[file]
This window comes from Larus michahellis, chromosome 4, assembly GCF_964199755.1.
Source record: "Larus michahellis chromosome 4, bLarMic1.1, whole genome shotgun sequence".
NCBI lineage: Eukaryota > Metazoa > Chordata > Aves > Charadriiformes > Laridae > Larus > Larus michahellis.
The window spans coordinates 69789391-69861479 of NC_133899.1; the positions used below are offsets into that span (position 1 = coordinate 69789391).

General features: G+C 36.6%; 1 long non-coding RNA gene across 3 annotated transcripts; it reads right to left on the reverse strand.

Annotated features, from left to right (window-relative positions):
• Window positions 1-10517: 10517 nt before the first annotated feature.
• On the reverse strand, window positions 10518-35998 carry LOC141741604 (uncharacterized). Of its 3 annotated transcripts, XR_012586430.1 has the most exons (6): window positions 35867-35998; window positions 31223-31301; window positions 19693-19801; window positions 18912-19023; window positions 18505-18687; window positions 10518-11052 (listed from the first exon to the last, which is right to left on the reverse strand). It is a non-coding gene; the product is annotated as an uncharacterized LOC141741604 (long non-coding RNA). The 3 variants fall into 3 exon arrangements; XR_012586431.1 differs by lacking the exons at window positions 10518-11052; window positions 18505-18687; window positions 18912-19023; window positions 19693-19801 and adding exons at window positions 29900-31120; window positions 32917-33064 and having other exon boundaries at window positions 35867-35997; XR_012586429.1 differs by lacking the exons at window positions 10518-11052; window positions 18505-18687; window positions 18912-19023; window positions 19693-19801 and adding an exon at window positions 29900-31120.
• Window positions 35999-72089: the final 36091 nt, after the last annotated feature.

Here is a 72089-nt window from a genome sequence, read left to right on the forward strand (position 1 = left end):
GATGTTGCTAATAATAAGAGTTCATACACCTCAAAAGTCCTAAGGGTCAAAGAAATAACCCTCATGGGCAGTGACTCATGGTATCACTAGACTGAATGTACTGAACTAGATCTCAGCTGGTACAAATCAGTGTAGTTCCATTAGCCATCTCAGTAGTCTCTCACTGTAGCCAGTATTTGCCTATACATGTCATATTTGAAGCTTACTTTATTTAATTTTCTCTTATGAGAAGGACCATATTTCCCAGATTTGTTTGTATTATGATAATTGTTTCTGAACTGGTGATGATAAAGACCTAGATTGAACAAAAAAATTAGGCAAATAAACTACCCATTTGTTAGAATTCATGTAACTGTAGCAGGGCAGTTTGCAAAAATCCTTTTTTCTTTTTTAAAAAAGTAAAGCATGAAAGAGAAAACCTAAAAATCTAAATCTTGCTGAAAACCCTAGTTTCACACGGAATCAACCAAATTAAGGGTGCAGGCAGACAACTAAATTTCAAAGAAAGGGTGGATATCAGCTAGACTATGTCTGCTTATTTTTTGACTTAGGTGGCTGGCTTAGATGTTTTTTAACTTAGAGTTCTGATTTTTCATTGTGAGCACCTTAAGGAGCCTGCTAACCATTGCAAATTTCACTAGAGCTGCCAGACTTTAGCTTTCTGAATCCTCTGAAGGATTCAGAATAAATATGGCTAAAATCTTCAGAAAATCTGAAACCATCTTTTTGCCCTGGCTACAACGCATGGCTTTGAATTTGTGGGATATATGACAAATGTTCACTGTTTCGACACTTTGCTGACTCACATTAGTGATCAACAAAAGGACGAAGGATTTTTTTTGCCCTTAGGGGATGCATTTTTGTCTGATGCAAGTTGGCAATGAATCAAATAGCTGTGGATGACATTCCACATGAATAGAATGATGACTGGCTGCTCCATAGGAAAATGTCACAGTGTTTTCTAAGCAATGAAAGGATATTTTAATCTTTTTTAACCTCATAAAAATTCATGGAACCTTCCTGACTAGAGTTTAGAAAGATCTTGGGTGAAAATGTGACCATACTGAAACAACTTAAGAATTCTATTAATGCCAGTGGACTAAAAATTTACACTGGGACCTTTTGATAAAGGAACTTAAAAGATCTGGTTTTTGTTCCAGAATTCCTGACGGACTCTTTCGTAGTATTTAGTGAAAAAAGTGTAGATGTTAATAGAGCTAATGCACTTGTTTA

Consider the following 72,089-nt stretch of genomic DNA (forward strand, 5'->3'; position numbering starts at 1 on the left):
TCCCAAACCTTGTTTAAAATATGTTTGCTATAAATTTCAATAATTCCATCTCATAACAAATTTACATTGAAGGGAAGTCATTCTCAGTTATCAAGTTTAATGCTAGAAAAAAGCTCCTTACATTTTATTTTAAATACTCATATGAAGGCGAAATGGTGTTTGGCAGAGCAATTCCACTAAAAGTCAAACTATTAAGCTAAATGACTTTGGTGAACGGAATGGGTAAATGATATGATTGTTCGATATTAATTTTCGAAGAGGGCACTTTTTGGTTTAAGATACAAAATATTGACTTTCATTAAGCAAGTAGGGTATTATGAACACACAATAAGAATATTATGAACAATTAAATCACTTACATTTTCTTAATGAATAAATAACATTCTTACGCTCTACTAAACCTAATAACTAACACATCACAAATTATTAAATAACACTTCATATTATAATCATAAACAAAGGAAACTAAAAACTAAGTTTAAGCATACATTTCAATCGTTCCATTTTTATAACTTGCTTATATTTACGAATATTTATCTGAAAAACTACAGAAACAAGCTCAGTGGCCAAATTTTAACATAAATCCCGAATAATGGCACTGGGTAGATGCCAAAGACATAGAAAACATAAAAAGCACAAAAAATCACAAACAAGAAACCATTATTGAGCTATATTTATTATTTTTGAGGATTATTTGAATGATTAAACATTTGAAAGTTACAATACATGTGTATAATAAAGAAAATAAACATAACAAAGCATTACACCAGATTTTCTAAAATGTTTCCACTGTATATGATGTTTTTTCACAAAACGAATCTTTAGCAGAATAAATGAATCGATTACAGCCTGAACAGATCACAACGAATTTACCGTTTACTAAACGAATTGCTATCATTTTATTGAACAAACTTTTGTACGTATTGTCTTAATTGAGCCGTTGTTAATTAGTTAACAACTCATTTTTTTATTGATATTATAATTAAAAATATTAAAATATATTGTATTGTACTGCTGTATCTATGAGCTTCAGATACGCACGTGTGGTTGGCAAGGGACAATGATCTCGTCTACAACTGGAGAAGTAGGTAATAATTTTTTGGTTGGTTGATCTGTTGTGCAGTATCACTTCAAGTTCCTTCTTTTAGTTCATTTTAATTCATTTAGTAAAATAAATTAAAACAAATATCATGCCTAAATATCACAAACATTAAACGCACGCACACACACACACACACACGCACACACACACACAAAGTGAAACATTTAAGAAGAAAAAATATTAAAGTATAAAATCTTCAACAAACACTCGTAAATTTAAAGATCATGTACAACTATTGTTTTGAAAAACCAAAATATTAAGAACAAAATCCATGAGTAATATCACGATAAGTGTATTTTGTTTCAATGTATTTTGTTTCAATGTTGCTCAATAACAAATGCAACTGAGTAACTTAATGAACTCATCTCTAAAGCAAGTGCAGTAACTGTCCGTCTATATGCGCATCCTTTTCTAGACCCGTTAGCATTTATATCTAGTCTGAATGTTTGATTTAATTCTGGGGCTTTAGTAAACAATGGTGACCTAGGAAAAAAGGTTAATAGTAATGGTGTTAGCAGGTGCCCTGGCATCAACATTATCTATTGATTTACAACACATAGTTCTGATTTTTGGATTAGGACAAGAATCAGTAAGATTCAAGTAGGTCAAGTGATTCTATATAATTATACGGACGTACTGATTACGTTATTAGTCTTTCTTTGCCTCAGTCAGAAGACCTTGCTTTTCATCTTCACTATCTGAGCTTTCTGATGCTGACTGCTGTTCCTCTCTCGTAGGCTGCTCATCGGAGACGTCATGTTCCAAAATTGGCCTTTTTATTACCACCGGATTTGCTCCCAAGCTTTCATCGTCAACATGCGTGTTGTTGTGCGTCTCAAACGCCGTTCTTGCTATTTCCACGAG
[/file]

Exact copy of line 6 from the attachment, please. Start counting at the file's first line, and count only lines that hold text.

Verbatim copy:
Annotated features, from left to right (window-relative positions):